Journalism Media News Media

‘Fake News is the Cancer of Our Times’

New owner of the Los Angeles Times and San Diego Tribune, Patrick Soon-Shiong, succinctly sums up the current state of the Fourth Estate with the right metaphor: “I believe that fake news is the cancer of our times and social media the vehicles for metastasis”. Read his letter, released today, at the start of his stewardship.

I agree: “Institutions like the Times and the Union-Tribune are more vital than ever. They must be bastions of editorial integrity and independence if they are to protect our democracy and provide an antidote to disinformation. We will continue our papers’ dedication to truth, integrity, journalistic independence, and storytelling that engages, informs, educates and inspires with care and compassion…We view the publications we acquired as a quasi-public trust…I grew up believing the best newspapers are the voice of the people”. 

Newspapers are the last hope for American journalism. Their newsrooms are steeped in deep tradition of first-hand sourcing; reporting what is known to be true based on first-hand sourcing; corroborated sourcing; putting accuracy before timeliness; and serving the local community and being accountable to that audience. Think about the irony. The Internet was supposed to kill the newspaper, but it is the print newsroom that can save us all from online disinformation.

But “truth” is too often subjective and “integrity” is regularly determined by the fleeting whims of online social mobs. To succeed, the two papers must also risk offending their communities with content that buttresses the audience when the right way to achieve “journalistic independence” is defying me-to flash mobs—and I don’t mean the #metoo hashtag but something much broader: The pileup of people looking to validate their beliefs and biases, while feeling part of a larger group/community. Their collective voices are the “vehicles for metastasis” that Soon-Shiong refers to—whether or not his intention. Fake news is not the orchestration of misinformation of nefarious conspirators from Russia, or another country of your choice. Social media’s Borg-like collective mind is the source.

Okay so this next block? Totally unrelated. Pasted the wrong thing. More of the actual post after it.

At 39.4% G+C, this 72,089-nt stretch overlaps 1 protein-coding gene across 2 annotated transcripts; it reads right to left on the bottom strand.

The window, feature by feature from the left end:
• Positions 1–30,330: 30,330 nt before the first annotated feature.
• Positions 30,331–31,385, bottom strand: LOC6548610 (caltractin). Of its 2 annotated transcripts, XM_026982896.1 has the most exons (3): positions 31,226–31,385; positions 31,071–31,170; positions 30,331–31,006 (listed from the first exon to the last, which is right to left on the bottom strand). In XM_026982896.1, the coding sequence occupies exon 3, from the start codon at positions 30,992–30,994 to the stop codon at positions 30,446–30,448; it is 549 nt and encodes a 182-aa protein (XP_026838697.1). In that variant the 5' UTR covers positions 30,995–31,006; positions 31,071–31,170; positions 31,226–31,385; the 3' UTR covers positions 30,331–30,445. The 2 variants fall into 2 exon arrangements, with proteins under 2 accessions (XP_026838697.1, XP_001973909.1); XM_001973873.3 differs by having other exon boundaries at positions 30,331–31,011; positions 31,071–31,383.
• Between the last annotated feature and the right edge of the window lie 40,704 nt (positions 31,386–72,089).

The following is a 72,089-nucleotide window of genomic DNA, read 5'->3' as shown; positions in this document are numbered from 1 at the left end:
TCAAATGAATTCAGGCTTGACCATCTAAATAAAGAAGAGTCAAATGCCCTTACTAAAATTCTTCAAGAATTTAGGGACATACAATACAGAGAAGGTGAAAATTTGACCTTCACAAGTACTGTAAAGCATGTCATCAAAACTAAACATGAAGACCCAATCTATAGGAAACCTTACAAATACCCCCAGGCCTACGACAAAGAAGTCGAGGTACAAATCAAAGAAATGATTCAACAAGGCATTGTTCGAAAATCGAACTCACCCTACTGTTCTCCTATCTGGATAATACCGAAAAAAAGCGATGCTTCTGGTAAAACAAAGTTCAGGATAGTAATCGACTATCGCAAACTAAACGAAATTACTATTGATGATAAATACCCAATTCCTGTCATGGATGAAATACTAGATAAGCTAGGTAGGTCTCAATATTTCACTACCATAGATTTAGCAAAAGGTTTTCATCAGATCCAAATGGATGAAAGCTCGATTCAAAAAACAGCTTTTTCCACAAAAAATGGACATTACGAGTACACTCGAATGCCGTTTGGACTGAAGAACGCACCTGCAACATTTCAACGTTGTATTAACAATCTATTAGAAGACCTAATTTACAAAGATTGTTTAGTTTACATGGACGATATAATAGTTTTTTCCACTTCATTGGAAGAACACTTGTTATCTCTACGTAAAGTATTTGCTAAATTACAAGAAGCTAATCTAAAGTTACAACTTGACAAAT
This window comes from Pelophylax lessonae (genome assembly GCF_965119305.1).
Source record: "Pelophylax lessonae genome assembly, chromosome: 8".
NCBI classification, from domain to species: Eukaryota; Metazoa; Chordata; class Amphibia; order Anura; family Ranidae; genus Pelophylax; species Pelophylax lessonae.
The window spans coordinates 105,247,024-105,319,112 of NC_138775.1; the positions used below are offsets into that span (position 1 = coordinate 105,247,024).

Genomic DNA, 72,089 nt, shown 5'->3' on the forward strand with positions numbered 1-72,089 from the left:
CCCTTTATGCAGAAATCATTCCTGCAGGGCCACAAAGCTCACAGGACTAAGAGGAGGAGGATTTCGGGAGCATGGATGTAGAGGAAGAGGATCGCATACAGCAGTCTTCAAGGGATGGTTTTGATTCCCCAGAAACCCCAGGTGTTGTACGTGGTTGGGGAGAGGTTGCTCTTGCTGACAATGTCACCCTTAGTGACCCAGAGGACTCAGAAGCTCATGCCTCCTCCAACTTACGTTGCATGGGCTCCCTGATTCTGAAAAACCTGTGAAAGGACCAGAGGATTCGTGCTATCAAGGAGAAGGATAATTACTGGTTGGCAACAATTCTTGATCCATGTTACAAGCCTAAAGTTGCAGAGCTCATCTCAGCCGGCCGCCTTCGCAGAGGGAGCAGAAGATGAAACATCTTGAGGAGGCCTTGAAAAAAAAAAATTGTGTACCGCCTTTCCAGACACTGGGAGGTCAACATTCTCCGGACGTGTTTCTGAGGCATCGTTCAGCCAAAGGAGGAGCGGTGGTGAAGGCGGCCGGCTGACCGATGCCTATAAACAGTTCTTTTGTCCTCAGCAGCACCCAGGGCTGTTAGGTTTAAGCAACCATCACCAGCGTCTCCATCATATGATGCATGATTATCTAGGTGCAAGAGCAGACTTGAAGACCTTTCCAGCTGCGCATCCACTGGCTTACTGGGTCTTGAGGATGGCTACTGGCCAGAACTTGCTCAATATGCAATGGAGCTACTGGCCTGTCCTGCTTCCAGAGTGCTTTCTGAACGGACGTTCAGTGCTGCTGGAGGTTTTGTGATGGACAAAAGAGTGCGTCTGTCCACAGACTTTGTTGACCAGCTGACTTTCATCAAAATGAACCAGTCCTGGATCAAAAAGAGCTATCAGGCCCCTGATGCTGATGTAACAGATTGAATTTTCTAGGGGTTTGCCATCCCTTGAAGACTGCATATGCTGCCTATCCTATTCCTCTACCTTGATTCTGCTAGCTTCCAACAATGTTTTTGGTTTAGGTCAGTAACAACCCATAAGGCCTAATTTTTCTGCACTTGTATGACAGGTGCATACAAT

As such, traditional newsrooms must consider another role to responsible, independent reporting: Authentication. Trained journalists should become beacons of trust, illuminating the social media fog by authenticating blogs, feeds, forums, podcasts, tweets, videos, etc. and in process navigate readers (listeners and viewers) to safe harbors of editorially curated content. The responsibility is enormous, and the task is daunting. But someone has to try.

That’s too much a challenge for a single media group. The entire Fourth Estate must arise in unison. But there is an opportunity that I challenge Patrick Soon-Shiong to make. Do with the Times and the Trib what Jeff Bezos has failed to do with the Washington Post—in your own words, Sir: “preserve the integrity, honesty, and fairness we’ve observed in our decades as avid readers…[our publications] “must continue to serve as beacons of truth, hope and inspiration binding our communities”. I loathe what the Post has become: An agenda-driven, subjective voice for political and societal agendas that subverts “integrity, honesty, and fairness”. The paper’s motto, “Democracy Dies in Darkness” is arrogance personified (e.g. “we know better than you”).

I say, “truth shines in the light”. Please blind us all with its, glare, Mr. Soon-Shiong, such that we must wear sunglasses. Good luck to you and all your (new) employees.

Photo Credit: Mambembe Arts & Crafts

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